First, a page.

Third: a highly technical legal concept called “joint and several liability”, which is highly plaintiff-friendly, has been eliminated in South Carolina law by a tort reform package that the legislature passed in 2005. The gist of joint and several liability is that in a case where two defendants’ combined negligence cause a plaintiff to be injured, the plaintiff can recover the entire amount of the jury’s verdict against either or both of the defendants, at his sole discretion, no matter what degree of fault the jury assigns to that Defendant. So, under old joint and several, even a defendant to whom the jury assigns only 1% of fault, would potentially be on the hook for the entire verdict. Unfortunately, the 2005 tort reform package basically eliminated joint and several liability; fortunately, it specifically retained old joint and several in cases involving violation of South Carolina’s alcohol service laws. This, then, is the third advantage that the statutory basis of a dram shop claim bestows upon a plaintiff. Let’s see how it works in practice.
Suppose Drunk Guy X, while hanging out at Irresponsible Bar Y has been served four pitchers of beer and six shots of whiskey during a two hour period. When Drunk Guy X leaves Irresponsible Bar Y to drive home, his blood alcohol content (BAC) is .265%, more than three times the legal limit of .08%. Predictably, Drunk Guy X runs a red light, smashes into a vehicle lawfully passing through the intersection and, tragically, kills Innocent Teenager Z.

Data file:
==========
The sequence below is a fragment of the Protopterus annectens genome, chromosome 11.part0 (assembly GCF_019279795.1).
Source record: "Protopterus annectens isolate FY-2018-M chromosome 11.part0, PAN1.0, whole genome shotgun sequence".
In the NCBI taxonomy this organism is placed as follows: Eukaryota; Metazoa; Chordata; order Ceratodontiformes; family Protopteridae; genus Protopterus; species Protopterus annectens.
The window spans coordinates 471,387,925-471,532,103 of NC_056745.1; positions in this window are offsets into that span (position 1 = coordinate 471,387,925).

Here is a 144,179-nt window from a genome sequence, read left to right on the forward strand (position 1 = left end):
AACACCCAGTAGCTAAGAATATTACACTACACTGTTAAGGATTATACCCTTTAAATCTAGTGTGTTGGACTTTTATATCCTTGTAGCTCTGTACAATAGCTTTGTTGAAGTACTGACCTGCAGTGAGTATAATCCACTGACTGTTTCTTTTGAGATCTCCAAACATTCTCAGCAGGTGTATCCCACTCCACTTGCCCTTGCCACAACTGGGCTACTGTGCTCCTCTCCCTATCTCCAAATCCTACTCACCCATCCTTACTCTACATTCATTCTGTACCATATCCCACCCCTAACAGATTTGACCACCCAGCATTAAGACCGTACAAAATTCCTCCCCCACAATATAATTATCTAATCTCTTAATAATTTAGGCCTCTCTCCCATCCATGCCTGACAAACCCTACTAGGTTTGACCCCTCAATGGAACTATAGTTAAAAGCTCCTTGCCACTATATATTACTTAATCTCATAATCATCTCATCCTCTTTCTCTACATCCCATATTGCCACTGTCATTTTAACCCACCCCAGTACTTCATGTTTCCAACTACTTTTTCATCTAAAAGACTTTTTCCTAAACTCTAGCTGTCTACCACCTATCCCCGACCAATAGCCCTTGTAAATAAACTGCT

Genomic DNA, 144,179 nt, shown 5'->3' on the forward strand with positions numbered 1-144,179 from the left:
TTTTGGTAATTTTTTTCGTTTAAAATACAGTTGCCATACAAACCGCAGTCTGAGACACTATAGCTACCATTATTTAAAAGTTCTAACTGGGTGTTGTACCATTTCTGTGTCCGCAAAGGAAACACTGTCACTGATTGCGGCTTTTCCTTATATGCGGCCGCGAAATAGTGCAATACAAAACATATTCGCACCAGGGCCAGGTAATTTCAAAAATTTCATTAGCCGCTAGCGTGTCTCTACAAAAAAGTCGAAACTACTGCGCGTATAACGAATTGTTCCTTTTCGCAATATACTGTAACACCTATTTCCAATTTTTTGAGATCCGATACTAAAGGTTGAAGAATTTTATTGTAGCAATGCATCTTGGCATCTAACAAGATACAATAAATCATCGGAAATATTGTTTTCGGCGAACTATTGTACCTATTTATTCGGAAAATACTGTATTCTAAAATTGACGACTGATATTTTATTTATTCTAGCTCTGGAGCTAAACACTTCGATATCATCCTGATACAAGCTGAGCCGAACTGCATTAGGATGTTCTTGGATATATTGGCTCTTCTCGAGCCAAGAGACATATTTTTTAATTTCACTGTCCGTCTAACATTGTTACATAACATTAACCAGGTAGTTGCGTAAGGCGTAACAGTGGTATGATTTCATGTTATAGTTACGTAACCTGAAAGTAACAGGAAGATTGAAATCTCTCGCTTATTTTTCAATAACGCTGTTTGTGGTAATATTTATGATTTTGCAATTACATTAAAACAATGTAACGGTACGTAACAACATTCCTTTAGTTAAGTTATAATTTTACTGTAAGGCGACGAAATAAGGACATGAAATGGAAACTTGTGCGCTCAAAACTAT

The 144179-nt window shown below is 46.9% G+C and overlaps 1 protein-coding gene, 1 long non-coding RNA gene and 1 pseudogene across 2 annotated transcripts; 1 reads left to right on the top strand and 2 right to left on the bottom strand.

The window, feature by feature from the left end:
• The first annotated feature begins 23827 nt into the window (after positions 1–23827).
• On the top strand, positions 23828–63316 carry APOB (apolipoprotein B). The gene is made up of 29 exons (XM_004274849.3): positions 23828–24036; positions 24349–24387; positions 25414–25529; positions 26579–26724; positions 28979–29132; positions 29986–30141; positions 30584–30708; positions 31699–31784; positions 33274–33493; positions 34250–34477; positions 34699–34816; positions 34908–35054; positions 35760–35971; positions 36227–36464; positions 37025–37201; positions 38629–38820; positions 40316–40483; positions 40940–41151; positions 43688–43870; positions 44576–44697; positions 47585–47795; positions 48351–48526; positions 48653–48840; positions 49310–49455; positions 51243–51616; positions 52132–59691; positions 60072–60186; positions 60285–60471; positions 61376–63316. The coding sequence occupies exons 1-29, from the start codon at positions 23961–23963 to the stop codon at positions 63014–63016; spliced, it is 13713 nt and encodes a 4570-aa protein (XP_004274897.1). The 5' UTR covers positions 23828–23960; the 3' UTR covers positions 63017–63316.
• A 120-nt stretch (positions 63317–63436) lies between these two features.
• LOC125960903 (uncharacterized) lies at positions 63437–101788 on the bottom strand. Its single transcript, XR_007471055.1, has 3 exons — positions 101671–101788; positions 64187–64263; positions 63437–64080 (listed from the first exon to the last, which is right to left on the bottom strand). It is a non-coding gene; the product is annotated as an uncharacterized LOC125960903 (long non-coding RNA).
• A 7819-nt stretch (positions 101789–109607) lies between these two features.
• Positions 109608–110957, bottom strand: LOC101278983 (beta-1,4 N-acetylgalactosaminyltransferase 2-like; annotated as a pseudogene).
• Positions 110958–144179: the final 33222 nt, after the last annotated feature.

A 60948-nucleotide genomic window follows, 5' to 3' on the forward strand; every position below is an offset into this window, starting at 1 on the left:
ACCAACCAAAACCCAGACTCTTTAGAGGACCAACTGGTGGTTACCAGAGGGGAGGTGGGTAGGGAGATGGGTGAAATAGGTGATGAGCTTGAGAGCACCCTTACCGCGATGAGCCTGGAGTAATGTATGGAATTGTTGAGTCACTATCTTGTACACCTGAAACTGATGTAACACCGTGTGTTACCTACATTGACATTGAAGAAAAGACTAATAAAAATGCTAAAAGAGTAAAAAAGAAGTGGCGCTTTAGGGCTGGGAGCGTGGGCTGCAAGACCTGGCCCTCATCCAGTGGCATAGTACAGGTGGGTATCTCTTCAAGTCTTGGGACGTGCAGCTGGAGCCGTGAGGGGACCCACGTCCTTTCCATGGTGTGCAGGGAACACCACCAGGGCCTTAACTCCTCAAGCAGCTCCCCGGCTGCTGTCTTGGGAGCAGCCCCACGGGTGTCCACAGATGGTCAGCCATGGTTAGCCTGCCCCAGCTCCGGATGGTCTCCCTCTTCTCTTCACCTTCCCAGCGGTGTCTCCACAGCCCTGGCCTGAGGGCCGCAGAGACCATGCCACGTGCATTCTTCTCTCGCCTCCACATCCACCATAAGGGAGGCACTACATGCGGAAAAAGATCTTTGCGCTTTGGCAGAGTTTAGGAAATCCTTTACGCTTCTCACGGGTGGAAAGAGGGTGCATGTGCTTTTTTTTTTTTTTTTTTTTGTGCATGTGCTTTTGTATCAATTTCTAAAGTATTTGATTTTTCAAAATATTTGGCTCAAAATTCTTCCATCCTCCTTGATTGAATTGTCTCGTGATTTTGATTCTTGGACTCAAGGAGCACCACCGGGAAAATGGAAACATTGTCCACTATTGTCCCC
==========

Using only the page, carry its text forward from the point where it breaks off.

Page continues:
The parents of Innocent Teenager Z bring a wrongful death case against Drunk Guy X and Irresponsible Bar Y, which has $2,000,000 in insurance coverage. Having heard the evidence, the jury finds in favor of the plaintiff in the amount of $2,000,000, and allocates 50% of the fault to each defendant. The problem is that Drunk Guy X only has the minimum limits of insurance coverage ($25,000), and has no money or other assets on which to execute the judgment of $1,000,000 against him (50% of the total verdict).
If the alcohol service laws were not in play, the plaintiff would be stuck collecting just the $25,000 in available coverage from Drunk Guy X, and $1,000,000 from Irresponsible Bar Y (reflecting its 50% allocation of the total fault for the $2,000,000 verdict). But because the tort reform statute preserved old joint and several liability principles in the dram shop setting, the plaintiffs can recover the $25,000 from Drunk Guy X, and recover from Irresponsible Bar Y the entire remainder of the verdict: $1,975,000. The difference for the bottom line, as can be seen, is $975,000, a rather pretty penny for the aggrieved family.
So dram shop cases are fairly technical, and quite favorable for claimants and plaintiffs represented by sophisticated, technically proficient counsel. Traywick & Traywick has extensive experience in this area, and either of our lawyers, Ben Traywick or David Traywick, is available to speak with you about your case at any time.